Before beginning this post, let’s make clear that the recent chemical attack which killed over 40 Syrian civilians is only the precipitating event regarding what is the main purpose of this post. There may be some readers who feel the need to commence a debate about who did what to whom, etc. That is not the purpose of this post and please do not make it the subject of the comment thread.
As I wrote, the Assad regime appears to have dropped chemical munitions on a pocket of Damascus suburb which was a longstanding rebel holdout. There had been negotiations between the Islamist group which occupied Douma since roughly the beginning of the civil war, and the Assad regime. The goal of the talks had been to remove the rebels and allow the government to resume control without fighting to the death to do so.
However, Bashar al Assad is now feeling his oats as his allies have bolstered his regime and helped him resume control of much of the territory he lost since 2011. Apparently, either the regime tired of the drawn out talks or wished to make a point about its power and ability to force its will on these rebels (podcast) and others holding out in other areas. The chemical attack led to the desired result as far as Assad is concerned. The rebel Islamist group today agreed to evacuate. And the dead are testimony to this foul deed, for which I hope that both Assad and the Islamist butchers who fought him are hauled before the ICC in The Hague.
But the real discussion here is about the aftermath of the attack. What will all the different sides do as a result? Especially the U.S. Donald Trump has put himself in a box. A few days ago he did a Bush mission-accomplished ‘dance’ in which he opined that America’s 2,000 troops could soon be welcomed home. He did this over the strenuous objections of all his military advisors, who warned that all our gains against ISIS and what little influence we have remaining in Syria will evaporate once we pack up and go.
On the other hand, Trump has denounced the attack in such strong terms that it will be almost impossible for him NOT to act. You’ll recall that the last time there was a similar attack using chemical weapons Trump launched a few cruise missiles at the alleged base where the attack originated, then declared victory. The entire exercise was pathetic, empty and laughable as far as the Syrians were concerned. If this were any other time, I’d say that we can expect more of the same regarding this week’s assault.
Except this is not any other time. It is the time of Bolton and Miller and Pompeo: hawks all. This clique will be arguing for a huge escalation in the U.S. commitment to Syria. At the least, they will lobby for a meaningful military response including attacking targets important to the Syrian regime. Not to mention that Iran’s key role in supporting the Assad regime makes it a rich target for war hawks like the ones I mentioned above. While Trump seems to be someone who can divide his hatred of Iran from its role in Syria, these advisors and the Israeli government certainly cannot do so.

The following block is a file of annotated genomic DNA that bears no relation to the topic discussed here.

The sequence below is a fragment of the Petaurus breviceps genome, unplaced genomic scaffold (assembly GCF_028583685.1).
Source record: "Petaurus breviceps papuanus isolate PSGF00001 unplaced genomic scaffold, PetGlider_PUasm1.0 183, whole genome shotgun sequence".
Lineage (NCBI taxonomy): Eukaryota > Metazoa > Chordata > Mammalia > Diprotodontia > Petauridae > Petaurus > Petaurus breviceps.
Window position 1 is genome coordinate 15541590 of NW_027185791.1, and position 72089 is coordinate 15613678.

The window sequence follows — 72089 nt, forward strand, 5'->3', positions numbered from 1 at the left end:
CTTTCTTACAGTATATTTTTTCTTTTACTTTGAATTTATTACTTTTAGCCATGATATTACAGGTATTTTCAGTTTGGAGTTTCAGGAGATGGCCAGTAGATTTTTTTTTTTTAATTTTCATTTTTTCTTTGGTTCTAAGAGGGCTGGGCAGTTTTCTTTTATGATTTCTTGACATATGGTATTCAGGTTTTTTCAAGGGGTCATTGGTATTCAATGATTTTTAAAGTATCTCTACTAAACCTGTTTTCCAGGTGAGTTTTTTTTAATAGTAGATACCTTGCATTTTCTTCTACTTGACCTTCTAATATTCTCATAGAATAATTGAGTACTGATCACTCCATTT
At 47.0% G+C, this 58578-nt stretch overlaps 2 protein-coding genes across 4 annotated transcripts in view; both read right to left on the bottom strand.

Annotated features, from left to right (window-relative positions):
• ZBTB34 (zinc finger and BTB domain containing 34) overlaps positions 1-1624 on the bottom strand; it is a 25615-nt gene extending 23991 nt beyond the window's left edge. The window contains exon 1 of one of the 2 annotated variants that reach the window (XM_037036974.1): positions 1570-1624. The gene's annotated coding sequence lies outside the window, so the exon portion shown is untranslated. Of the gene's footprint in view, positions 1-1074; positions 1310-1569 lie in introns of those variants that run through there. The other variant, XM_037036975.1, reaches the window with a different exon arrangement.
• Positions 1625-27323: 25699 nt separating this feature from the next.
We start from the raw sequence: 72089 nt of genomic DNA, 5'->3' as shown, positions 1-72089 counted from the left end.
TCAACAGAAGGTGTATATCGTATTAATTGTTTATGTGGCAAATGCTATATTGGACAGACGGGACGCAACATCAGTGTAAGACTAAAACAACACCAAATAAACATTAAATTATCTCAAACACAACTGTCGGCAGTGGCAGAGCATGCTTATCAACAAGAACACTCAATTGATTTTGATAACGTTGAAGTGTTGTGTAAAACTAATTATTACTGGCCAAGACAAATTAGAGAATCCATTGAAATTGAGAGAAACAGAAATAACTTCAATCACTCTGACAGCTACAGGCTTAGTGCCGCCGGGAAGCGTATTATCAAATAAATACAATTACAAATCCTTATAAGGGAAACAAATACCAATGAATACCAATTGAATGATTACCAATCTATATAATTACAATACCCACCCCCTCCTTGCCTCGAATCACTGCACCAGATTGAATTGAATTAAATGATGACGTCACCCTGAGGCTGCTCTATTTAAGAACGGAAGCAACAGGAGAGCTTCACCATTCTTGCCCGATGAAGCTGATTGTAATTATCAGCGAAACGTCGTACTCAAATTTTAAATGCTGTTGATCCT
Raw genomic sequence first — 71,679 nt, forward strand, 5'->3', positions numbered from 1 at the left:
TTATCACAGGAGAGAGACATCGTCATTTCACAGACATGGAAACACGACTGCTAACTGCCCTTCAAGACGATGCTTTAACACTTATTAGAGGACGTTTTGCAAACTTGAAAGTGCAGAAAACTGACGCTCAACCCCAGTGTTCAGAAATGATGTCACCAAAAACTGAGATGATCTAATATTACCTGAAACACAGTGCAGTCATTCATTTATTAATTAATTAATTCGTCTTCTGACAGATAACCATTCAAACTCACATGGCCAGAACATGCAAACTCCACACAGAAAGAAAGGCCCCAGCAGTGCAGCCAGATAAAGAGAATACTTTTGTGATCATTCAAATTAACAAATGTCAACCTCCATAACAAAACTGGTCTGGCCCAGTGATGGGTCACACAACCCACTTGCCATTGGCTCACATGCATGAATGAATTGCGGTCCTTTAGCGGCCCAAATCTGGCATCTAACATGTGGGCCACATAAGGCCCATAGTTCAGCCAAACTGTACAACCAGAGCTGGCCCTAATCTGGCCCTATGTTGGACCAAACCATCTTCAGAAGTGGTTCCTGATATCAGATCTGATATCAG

The Israelis have been strenuously lobbying Trump to stay the course in Syria. WIthout U.S. cover, Israel becomes a lone player in Syria as it seeks to stem the tide of Hezbollah and Iranian influence in the southwestern region which abuts Israel. When you stack up the power that Russia, Iran and Hezbollah wield inside Syria, Israel doesn’t hold much sway in comparison despite its more than 100 military interventions over the past few years. If Iran and Hezbollah decide to challenge Israel in the Golan, the latter may have to go it alone. The most Trump would offer is token verbal support for Israel’s complaints about Shia encroachment.
The media falsely reported that the U.S. had attacked a Syrian-Iranian air base in the past few days. In fact, Russia revealed that Israel had attacked the base. This is an odd development for a number of reasons: Russia has in the past remained silent when Israel attacked Hezbollah or Iranian targets inside the country. There seemed to have been a de-confliction mechanism by which Israel would attack and Russia would stand back.
Now, that agreement, tacit or not, seems to be unraveling. Russia seems to be saying that it will no longer do so. And Bibi seems to have miscalculated how much Russia was willing to tolerate, with potentially dire geostrategic consequences for Israel. Russia’s truculence may be part of a new flexing of muscle by the ascendant powers in Syria, who are warning Israel not to exceed its ambitions in restraining the forces of Hezbollah and Iran.
In the past, Israel has worried that it may have to fight another war against Hezbollah as it did in 2006. But that war was confined to Lebanon. What if Israel must expand and fight a two-front war in both Lebanon and the Golan (Syria)? What if, besides Hezbollah rockets, Israel must face both Hezbollah fighters and its Iranian allies in one or both theaters of operation? Even if Israel feels it is prepared to do so, it changes the calculus profoundly.
Israel refuses to accept being relegated to the role of reactor. It prefers to be the one to determine facts on the ground, including the battlefield. But the new scenario in Syria may force Israel to accept a diminished presence; a diminished ability to project its power and to force desirable outcomes on its enemies. This will drive Israel’s generals and nationalist leaders crazy. It might, in fact, lead to a rash act of belligerence like a major attack on Iran itself along with its new bro, Saudi crown prince Mohammed ibn Salman. If this happens, it will be an act of hubris of the sort that toppled great Greek heroes in tragedies of the past.